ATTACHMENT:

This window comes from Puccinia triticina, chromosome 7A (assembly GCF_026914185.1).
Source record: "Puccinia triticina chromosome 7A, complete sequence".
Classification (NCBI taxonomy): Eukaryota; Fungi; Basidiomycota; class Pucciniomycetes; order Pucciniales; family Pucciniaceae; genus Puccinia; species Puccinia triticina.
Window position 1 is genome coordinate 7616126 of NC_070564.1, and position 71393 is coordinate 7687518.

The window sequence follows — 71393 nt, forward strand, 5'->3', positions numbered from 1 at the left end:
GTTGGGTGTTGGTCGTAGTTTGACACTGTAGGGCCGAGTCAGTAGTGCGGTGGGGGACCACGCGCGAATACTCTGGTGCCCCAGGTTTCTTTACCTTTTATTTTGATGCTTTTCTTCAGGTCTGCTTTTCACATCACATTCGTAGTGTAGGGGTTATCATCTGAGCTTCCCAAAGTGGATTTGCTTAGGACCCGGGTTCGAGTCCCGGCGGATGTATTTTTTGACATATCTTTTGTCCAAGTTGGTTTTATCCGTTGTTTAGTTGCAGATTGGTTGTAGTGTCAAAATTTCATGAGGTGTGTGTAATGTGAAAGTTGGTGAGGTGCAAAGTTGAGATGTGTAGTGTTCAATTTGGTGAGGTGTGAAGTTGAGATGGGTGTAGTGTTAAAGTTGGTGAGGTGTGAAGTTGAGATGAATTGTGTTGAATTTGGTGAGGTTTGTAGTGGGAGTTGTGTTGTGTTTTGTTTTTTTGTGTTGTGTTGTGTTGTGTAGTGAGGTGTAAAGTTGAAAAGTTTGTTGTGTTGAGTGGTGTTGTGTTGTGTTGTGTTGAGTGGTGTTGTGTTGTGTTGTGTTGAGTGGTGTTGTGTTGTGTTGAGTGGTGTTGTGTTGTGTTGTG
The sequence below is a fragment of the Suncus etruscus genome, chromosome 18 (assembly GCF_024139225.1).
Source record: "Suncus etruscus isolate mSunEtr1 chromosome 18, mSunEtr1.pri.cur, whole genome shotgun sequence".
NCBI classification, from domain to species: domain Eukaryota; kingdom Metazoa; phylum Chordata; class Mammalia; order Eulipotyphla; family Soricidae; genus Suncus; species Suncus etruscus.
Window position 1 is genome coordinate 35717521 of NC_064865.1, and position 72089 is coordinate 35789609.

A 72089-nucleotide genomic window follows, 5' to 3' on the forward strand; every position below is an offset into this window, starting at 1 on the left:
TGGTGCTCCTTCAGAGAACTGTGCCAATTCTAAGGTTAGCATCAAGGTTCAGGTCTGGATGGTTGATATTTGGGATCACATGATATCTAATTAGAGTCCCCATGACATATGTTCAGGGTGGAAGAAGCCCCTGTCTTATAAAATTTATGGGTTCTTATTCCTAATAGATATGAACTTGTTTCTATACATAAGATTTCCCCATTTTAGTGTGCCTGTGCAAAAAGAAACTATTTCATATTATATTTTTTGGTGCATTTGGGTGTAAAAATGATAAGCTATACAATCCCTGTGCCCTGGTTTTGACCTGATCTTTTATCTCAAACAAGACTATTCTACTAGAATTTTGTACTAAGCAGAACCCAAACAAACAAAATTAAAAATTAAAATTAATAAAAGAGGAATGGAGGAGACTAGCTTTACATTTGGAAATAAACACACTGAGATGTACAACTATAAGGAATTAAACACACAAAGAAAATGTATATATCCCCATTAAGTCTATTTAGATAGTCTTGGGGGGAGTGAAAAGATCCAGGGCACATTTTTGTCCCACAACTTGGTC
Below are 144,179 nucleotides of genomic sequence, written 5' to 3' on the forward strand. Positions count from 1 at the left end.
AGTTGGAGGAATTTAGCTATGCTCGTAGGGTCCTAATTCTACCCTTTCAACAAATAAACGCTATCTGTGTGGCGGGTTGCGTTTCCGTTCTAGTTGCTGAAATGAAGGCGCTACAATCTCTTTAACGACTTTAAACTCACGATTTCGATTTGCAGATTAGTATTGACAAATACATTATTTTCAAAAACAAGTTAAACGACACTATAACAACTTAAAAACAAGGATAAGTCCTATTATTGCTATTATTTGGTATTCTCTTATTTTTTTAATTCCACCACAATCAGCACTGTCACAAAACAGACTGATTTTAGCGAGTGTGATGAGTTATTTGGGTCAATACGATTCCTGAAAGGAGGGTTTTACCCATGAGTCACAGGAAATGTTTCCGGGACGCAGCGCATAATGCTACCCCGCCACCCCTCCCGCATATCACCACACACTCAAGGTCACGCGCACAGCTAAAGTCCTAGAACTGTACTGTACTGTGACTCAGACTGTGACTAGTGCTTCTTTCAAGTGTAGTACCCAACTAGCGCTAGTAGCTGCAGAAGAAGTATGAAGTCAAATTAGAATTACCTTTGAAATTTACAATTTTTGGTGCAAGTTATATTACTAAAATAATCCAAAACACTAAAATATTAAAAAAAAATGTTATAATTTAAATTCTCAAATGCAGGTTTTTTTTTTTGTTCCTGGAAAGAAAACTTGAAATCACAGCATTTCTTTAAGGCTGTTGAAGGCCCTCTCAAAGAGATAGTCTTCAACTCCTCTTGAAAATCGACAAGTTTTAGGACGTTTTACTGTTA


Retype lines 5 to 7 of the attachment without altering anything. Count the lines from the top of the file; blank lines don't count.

The window sequence follows — 71393 nt, forward strand, 5'->3', positions numbered from 1 at the left end:
GTTGGGTGTTGGTCGTAGTTTGACACTGTAGGGCCGAGTCAGTAGTGCGGTGGGGGACCACGCGCGAATACTCTGGTGCCCCAGGTTTCTTTACCTTTTATTTTGATGCTTTTCTTCAGGTCTGCTTTTCACATCACATTCGTAGTGTAGGGGTTATCATCTGAGCTTCCCAAAGTGGATTTGCTTAGGACCCGGGTTCGAGTCCCGGCGGATGTATTTTTTGACATATCTTTTGTCCAAGTTGGTTTTATCCGTTGTTTAGTTGCAGATTGGTTGTAGTGTCAAAATTTCATGAGGTGTGTGTAATGTGAAAGTTGGTGAGGTGCAAAGTTGAGATGTGTAGTGTTCAATTTGGTGAGGTGTGAAGTTGAGATGGGTGTAGTGTTAAAGTTGGTGAGGTGTGAAGTTGAGATGAATTGTGTTGAATTTGGTGAGGTTTGTAGTGGGAGTTGTGTTGTGTTTTGTTTTTTTGTGTTGTGTTGTGTTGTGTAGTGAGGTGTAAAGTTGAAAAGTTTGTTGTGTTGAGTGGTGTTGTGTTGTGTTGTGTTGAGTGGTGTTGTGTTGTGTTGTGTTGAGTGGTGTTGTGTTGTGTTGAGTGGTGTTGTGTTGTGTTGTG
The sequence below is a fragment of the Suncus etruscus genome, chromosome 18 (assembly GCF_024139225.1).